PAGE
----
Second Generation Cycle Breaking

[Image description: A four-panel cartoon by @Revelatori. The story throughout the four panels shows that in the first panel, a stormcloud held by an adult is raining on a child. In the next panel, the child has grown up and is holding the stormcloud over a new child, and same in the third panel. In the third panel, the cloud is finally labeled: “Generational Trauma”. Speech bubbles throughout the first three panels show the children growing up into adults and hurting their children with the same storms saying: “This has always…been passed down…in our family.”
The fourth panel breaks the pattern. Instead of a stormy purple or blue background, the background is bright yellow like sunshine. The child from the 3rd panel is wearing a bright pink shirt and she is in adulthood in the 4th panel too. She is holding up a hand in the “stop” motion toward the stormcloud and saying, “Not anymore.” She is holding a rainbow-colored umbrella over the child in her panel.
End description.]

I know that the image attached to this post might really resonate with some people who are the first generation cycle-breakers. I am in awe of you and what you do every day. It takes so much to be the first one to stand up and say that you are going to do something differently. Take this image and what it means to you and hold it close and be encouraged and find any meaning at it that it means for you. <3

I am not, personally, one of you.

I am a second generation cycle-breaker and I want to write to the people in the same boat with me today.

I have been learning the difficult art of holding the tension between two things that are simultaneously true.

My parents stepped out of abusive environments and created a different parenting paradigm. They were intentional and discussed with one another the parents that they wanted to be. They tried, with intentionality, to strike a balance between control and freedom, to teach us the things they thought were important, to live according to their values.

AND, there are things that hurt me, that I wish were different. I wish I had felt safe sharing all my emotions with them. I wish I had a different relationship with food. I could list several more wishes for my childhood self.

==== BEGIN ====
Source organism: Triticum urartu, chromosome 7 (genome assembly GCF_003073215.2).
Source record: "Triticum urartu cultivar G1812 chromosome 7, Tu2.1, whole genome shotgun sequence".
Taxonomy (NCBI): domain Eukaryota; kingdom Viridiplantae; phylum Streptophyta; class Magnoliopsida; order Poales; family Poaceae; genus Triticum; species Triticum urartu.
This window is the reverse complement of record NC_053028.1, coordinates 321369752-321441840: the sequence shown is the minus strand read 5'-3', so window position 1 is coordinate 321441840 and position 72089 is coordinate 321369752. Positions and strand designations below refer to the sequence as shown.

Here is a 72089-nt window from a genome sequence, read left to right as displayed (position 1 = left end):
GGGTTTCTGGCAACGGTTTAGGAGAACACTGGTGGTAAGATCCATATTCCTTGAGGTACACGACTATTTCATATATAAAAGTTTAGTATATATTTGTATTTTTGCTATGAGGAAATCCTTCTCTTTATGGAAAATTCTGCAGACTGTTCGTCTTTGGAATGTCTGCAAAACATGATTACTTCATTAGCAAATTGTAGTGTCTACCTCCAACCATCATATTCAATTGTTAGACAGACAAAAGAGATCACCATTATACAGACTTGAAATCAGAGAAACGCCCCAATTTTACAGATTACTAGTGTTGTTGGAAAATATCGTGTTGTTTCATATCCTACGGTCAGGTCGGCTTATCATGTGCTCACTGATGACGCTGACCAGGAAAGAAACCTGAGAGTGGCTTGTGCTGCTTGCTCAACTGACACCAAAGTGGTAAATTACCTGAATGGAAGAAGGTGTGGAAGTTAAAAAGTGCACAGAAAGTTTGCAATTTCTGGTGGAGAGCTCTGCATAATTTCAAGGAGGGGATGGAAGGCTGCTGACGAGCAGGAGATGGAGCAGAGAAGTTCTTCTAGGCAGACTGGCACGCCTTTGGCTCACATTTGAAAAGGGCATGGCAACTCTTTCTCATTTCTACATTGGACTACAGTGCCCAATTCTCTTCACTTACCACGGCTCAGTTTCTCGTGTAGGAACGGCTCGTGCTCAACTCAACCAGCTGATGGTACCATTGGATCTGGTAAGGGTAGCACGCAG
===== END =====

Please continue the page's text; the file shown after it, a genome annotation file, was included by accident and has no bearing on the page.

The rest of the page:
Both of these things are true. My parents did the best they could to intercept the damage that had been passed on to them from the generations that came before them. They thought carefully, they talked about it with one another, they read books, they made decisions together—and some of those decisions still hurt me, and some of those thoughts are so far from my thoughts that I can’t even fathom thinking them.

I knew I was loved, and I felt like I could not tell my parents if I was afraid.

I knew I was loved, and I learned how to swallow chunks of food like pills because I didn’t know how else to stay out of trouble.

I knew I was loved, and I lay awake at night with worries racing through my head I couldn’t tell anyone.

I knew I was loved, and I hated so many things about my own body.

I anxiously and perfectionistically held myself to a level of performance that nobody else around me was demanding outright with their words. And I did, I really did, know that I was loved. And I was. Both things are true.

There are, in many families, really patterns like this. Where one person is truly the one deciding: enough is enough, and stopping it for the next generation.

And also—both things are true—there are some families, some situations, some actions, some behaviors, where it’s not as clear-cut. Where I, as a parent, am putting a stop to some things that hurt me—but a cloud is still there, some of it leaking around the umbrella I hold, still raining on my children even if I wish it wouldn’t. Even if I try to repair, get the rain out, with towels and hairdryers and hugs.

If it doesn’t feel as clear-cut to you…if you’re holding the tension between two things…in your childhood, in your adulthood, in your parenthood…

Hi. I’m here, too.